If your case is considered low priority, then the Department of Homeland Security (DHS) may exercise discretion. This means they may permit you to stay in the U.S, or at least stop trying to remove you.
Some cases are considered low priority.
One example of prosecutorial discretion is administrative closure. If you are not a high priority and you are in removal proceedings, DHS Attorneys may decide to administratively close your case. Administrative closure is a form of prosecutorial discretion. If your case is administratively closed, then it is taken off the court calendar. In other words, removal proceedings are suspended until you or DHS Attorneys request that your case be reopened.
What does DHS consider when deciding whether or not to grant administrative closure?
They consider many factors and the following list is not exhaustive: 1) your length of stay in U.S., 2) your education in the U.S., 3) your or your family's military service, 4) your criminal history, 5) your immigration history... for example, have you been removed before, 6) your family members' status... for example, is your wife a U.S. Citizen, do you have U.S. Citizen children, 7) whether or not you are the care-taker for a U.S. Citizen with serious illness, mental or physical disability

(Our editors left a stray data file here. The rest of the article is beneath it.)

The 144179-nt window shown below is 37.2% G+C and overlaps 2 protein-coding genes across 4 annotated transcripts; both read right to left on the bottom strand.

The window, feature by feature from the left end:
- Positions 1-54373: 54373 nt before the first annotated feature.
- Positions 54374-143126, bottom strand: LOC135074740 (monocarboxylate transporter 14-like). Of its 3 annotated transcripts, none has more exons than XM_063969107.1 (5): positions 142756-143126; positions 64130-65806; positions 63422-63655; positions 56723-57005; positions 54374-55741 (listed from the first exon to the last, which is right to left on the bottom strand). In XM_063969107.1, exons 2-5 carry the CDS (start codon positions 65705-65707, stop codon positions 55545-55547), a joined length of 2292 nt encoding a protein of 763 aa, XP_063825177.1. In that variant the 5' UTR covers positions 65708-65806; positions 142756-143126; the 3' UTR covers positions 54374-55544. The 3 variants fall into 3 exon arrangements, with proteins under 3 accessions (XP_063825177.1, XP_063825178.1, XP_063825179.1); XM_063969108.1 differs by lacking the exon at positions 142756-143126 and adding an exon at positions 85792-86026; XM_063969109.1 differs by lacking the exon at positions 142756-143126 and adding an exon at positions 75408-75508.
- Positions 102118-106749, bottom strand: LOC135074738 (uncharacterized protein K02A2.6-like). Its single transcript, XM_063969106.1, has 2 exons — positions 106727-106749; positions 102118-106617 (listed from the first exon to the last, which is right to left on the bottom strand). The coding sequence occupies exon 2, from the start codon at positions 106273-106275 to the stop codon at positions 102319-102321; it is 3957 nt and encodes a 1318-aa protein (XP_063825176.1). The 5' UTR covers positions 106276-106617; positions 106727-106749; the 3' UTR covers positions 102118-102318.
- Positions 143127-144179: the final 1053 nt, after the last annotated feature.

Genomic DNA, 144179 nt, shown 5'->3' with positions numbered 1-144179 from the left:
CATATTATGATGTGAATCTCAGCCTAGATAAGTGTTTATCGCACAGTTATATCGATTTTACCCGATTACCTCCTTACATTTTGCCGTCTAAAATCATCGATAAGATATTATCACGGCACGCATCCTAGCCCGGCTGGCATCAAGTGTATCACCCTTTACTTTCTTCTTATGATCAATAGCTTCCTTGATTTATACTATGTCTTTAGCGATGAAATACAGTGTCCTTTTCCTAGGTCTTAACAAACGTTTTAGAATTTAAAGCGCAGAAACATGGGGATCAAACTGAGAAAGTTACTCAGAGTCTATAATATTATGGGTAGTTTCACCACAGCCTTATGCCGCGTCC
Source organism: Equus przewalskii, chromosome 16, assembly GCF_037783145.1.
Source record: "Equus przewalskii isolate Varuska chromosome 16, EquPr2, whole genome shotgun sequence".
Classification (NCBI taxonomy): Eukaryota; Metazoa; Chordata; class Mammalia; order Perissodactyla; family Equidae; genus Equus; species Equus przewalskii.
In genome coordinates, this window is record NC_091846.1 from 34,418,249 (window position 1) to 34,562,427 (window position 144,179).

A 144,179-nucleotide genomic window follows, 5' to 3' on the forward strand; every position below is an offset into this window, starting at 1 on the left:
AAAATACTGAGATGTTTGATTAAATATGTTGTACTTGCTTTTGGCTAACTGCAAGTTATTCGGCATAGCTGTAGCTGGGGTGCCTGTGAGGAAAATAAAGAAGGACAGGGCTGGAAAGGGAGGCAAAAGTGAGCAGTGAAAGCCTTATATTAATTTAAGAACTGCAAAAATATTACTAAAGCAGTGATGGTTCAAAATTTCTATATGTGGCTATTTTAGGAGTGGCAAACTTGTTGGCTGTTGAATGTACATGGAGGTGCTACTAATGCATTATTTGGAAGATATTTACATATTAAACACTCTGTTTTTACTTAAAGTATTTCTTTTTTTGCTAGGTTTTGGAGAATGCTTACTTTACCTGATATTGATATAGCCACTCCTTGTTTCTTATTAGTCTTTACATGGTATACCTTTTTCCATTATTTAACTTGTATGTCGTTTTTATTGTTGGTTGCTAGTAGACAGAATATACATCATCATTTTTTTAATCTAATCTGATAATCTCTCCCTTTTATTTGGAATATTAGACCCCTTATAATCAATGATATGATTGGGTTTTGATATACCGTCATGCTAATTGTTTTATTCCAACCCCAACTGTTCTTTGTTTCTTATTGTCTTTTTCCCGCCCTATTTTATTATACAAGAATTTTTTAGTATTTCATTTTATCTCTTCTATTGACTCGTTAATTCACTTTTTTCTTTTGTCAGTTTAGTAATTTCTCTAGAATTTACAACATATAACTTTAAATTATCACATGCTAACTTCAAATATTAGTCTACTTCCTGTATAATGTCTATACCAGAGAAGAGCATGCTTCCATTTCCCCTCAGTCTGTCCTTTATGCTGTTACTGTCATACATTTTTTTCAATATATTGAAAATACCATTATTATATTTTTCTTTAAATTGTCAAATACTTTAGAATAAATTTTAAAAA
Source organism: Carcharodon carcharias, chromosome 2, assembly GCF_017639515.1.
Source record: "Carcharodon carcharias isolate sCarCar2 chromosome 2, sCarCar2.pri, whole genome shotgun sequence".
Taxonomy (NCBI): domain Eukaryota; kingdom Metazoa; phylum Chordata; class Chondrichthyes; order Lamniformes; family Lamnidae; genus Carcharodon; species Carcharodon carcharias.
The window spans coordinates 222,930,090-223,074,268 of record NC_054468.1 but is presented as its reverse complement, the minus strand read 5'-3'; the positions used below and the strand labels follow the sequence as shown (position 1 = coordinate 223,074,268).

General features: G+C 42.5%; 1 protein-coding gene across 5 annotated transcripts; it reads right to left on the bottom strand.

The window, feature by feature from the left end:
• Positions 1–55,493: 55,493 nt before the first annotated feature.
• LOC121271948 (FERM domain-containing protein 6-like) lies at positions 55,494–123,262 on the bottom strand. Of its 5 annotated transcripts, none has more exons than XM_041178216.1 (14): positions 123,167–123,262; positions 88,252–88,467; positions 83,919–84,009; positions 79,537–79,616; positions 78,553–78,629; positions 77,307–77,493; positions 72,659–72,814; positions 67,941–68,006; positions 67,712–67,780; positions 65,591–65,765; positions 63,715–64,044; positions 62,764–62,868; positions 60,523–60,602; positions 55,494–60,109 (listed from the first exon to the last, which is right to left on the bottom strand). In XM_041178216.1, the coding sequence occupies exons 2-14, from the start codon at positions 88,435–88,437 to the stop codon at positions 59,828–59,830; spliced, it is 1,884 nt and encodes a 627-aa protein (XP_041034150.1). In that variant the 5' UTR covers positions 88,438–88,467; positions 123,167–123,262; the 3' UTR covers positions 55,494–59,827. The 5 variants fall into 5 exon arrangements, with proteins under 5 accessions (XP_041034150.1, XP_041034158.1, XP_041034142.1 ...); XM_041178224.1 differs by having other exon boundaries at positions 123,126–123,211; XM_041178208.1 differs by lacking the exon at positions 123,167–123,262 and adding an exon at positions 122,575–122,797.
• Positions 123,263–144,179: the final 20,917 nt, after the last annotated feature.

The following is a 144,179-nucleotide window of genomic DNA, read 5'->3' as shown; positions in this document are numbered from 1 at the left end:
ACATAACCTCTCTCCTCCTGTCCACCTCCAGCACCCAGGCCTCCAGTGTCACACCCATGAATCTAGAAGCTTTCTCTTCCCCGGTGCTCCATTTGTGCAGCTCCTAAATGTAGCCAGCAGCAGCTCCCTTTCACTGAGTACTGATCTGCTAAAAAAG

We are ready to help you. Call us and ask us to help you with prosecutorial discretion. We can present your case in the best light possible to the Department of Homeland Security. You deserve to stay in the United States. To schedule an initial consultation, please call our Tacoma Office at (253) 383-4200 or email us.